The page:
Fishing On Holiday

September 4, 2020

Growing up, my dad would take us fishing. He wasn’t especially good at it, but he enjoyed it. I suppose that I’m a chip right off the old block. We are fortunate enough to live amid excellent trout fishing in the mountains of East Tennessee.

I was staying at a local cabin near Damascus, Virginia. These mountains at the Tennessee-Virginia border offer great views, and weather that’s hard to beat in the middle of summer. I left the town, reminiscent of Mayberry, North Carolina from the Andy Griffith Show, traveling toward Backbone Rock, also called the “World’s Shortest Tunnel.” The feature is a rock outcropping that was excavated for a railroad tunnel around 1901. Now a road goes through the tunnel. Backbone Rock Recreation Area is complete with hiking trails, picnic pavilions, a primitive national forest campground, picnic tables, and Beaverdam Creek.

Probably my favorite place to fish for trout in the tailwaters of the South Holston Dam. Mostly because of it being closer to home, and it is full of trout and easily accessible. One reason I seek more remote waters to fish, not that Beaverdam Creek is hard to get to, is that the South Holston River is very accessible, and there are lots of guide services and locals who come there regularly. It gets quite crowded at times.

It’s just after daybreak. The morning fog has not even fully risen from the area, yet a few climbers are preparing to ascent the rock face as I pull my simple gear from the trunk. I look to see the bear-proof trash cans looking no worse for wear, and no signs of wildlife are charging toward me. You never know… I was once charged by a couple of squirrels! Okay, it turns out they were actually chasing another squirrel, but I didn’t know it at the time.

My vintage K-Mart fishing vest, sandwich, and flyrod in tow, I made my way to my favorite fishing spot around the bend from the famed tunnel. The waters were crystal clear, cold, and easy to get navigate using the streambank. As I basked in the tranquil atmosphere, I was one with nature. My line floated effortlessly across the waters and into the stream. I saw quite a few nice looking trout. The fishing was spectacular. Thank goodness for polarized glasses! The fishing was great but the catching sucked. I did manage to get a nibble or two. The mesmerizing waters and tranquil atmosphere lend one to philosophy.

One of my favorite writers, Patrick F. McManus, explained in his writings that philosophy if the sole of a fisherman. Communing with nature is the epitome of fishing. Why in the heck else would we stand out there all day trying to catch a fish that can’t see the bait right in front of their noses? When you aren’t catching, you might as well do some thinking or philosophizing.

As my hunger pangs began, I made my way back toward a suitable area to set my rod down and… almost made it. No one likes a soggy sandwich, me included. I would say I’m sure-footed as a goat, but I have goats slide off of perfectly good standing spots before too, but I digress.

The fishing improved after that incident, now that I didn’t have to worry about stopping to eat. It turns out peanut butter and bread dough-balls attract trout, even when they are gobbed on your fly. I managed to pull in at least four lunkers that afternoon. They were brown trout with excellent markings. I contemplated taking them home for dinner or catch and release, but my slippery fingers made the decision for me.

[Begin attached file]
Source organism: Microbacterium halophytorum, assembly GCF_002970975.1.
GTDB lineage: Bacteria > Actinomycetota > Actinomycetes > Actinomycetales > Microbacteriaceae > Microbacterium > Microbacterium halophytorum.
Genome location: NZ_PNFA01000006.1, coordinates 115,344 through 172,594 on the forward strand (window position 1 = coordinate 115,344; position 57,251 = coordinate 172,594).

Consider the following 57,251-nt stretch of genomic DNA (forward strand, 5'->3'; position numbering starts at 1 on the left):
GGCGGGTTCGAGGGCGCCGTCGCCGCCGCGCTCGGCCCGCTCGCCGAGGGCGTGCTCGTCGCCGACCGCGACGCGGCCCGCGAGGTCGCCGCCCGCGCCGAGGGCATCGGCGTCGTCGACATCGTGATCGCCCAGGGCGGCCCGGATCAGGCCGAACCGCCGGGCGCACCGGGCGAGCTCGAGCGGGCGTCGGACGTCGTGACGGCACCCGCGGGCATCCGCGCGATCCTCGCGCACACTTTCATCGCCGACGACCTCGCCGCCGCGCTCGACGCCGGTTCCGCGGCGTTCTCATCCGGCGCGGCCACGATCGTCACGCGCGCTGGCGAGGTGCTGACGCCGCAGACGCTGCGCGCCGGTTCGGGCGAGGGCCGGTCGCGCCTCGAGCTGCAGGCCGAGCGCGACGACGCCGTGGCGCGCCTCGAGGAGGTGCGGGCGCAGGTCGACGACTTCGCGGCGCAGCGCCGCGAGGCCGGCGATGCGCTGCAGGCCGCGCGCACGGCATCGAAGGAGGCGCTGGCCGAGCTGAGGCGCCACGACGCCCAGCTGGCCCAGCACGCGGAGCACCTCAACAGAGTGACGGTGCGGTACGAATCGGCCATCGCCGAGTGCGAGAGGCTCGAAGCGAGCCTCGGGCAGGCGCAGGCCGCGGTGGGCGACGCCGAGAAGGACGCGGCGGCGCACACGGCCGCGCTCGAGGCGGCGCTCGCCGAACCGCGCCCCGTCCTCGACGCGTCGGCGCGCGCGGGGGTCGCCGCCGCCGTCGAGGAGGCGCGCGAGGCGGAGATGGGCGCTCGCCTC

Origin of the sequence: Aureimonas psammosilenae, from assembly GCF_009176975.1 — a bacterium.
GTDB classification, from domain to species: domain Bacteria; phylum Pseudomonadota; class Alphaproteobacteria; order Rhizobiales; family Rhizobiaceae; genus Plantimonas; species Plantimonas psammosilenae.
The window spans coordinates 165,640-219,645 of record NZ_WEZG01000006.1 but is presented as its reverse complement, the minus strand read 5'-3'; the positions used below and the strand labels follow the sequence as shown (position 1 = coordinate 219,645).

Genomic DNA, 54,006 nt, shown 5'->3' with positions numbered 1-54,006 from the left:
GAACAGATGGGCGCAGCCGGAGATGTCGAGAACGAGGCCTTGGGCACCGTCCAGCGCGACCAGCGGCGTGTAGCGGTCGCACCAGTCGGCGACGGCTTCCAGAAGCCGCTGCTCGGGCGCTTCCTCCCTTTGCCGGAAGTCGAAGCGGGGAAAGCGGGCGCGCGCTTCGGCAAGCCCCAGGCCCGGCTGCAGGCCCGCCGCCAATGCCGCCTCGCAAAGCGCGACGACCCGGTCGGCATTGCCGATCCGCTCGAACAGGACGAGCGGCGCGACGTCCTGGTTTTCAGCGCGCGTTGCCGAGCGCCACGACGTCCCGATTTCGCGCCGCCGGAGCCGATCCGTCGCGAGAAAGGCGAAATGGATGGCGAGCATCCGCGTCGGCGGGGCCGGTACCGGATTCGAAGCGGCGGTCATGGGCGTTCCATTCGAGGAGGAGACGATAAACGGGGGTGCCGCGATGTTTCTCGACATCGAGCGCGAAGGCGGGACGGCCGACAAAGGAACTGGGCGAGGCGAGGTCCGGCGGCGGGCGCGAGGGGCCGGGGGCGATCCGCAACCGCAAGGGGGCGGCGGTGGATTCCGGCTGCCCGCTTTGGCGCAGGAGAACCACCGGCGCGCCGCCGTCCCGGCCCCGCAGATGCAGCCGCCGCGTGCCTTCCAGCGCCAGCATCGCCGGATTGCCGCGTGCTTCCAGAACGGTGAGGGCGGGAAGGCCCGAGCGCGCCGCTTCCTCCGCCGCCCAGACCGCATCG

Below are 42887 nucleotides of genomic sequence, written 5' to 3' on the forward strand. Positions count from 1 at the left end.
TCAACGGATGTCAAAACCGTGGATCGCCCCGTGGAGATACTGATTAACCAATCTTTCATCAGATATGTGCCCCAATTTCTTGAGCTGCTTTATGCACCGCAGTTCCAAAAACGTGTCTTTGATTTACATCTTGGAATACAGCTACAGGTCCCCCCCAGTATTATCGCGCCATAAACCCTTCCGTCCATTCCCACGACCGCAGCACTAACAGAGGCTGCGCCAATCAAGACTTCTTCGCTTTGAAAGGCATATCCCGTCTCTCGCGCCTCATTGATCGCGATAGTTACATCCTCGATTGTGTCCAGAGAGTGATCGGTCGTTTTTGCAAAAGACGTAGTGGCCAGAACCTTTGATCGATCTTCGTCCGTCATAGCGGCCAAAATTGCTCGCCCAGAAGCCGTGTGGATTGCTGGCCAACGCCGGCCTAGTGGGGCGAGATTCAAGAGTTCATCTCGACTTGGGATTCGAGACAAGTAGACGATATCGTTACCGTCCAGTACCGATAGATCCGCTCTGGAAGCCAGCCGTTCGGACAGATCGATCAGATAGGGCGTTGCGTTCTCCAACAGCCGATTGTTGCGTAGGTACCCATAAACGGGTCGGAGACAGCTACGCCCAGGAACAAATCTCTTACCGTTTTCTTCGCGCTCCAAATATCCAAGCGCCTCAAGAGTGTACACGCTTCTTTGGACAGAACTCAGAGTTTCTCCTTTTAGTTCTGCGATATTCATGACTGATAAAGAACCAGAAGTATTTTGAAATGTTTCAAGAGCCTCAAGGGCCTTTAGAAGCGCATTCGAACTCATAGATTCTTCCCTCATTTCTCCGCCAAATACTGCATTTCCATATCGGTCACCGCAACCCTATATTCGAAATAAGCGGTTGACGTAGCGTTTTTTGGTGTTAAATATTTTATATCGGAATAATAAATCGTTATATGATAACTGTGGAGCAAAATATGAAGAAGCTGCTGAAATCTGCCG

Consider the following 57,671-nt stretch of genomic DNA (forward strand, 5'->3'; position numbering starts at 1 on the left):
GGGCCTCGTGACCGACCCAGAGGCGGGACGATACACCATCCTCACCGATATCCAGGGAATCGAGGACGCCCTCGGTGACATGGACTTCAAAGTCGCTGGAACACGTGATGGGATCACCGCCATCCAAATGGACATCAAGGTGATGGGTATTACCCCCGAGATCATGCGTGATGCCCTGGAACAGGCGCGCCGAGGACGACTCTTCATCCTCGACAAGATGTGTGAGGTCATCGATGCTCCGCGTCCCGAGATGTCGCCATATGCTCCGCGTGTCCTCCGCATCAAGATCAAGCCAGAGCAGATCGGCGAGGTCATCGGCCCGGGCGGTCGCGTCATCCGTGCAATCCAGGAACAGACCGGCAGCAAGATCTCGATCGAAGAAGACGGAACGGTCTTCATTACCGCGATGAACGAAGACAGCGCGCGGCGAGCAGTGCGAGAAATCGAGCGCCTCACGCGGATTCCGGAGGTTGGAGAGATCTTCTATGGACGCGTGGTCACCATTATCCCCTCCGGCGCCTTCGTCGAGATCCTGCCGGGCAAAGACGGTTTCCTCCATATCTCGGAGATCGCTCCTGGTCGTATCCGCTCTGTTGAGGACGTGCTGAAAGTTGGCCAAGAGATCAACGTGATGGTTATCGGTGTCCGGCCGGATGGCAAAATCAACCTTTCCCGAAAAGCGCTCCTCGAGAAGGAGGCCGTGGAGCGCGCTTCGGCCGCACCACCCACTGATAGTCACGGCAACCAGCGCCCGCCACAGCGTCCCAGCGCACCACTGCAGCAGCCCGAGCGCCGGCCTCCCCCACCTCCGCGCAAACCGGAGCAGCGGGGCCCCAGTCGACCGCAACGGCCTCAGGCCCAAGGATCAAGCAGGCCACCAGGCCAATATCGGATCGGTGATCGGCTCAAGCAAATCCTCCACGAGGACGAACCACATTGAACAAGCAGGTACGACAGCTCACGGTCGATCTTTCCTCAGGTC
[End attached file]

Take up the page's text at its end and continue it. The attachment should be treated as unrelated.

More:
The day was getting hotter and the afternoon sun began to peak in the sky. I decided to head back and have a snack on the road. There is a small store in Shady Valley at the cross-roads at U.S. Highway 421. I was careful and managed to navigate the shoreline back to the car without falling in (again). Only the slight rattling sound near me brought me out of my trance of enjoyment. Did I mention I hate snakes? Well, I don’t hate all snakes, just the ones who come upon me unexpectedly or that I didn’t see in time to safely walk around. Though it was one of the nicest looking rattlesnakes I’d seen in a while. It was about as thick as my forearm and a little longer than my leg, and nearly black. There is nothing that will get your adrenaline pumping like a near-death experience, and this one was no exception. I was lucky. I managed to back away from him (no, I didn’t check to see if it was a boy or girl snake… it’s just an expression).

As I arrived back at the car and put my gear away, I found it odd that I was experiencing such a cold-sweat when it had to be near 90 degrees. It must be those mountain breezes I told myself.

Fishing is such an enjoyable pastime. I enjoy fishing in the local mountains, rivers, and streams. In Northeast Tennessee, we have some of the best fishing and best scenery anywhere. We also have lots of wildlife, some of it may even sneak up on you, or you may sneak up on it- unexpectantly.

Things sure are different near the dams. My dad had taken my sister and me fishing at the South Holston Dam once when I was younger. 

He was fishing for something big. Anything that would hit, would be preferable to him as he isn’t picky. He must have had chicken livers and worms on his hook because I remember the big gob of stuff he always liked to fish with. He made his cast into the water discharge near the dam and waited, while I managed to put a worm on my little rod. I heard his drag engage on his reel and jerked my head to look. It was just in time to see his line shoot toward the deep water and the rod bent almost like a horseshoe. Then it snapped like a twig. Wow. That’s all I could say… Wow.

With my years of fishing, I’ve never hooked anything the size of what must have been on his line that day, but I have been able to tell about the one longer than my leg that got away when I was fishing for trout near Backbone Rock. Technically, I’m the one who got away, but when fishermen tell stories, those are insignificant details.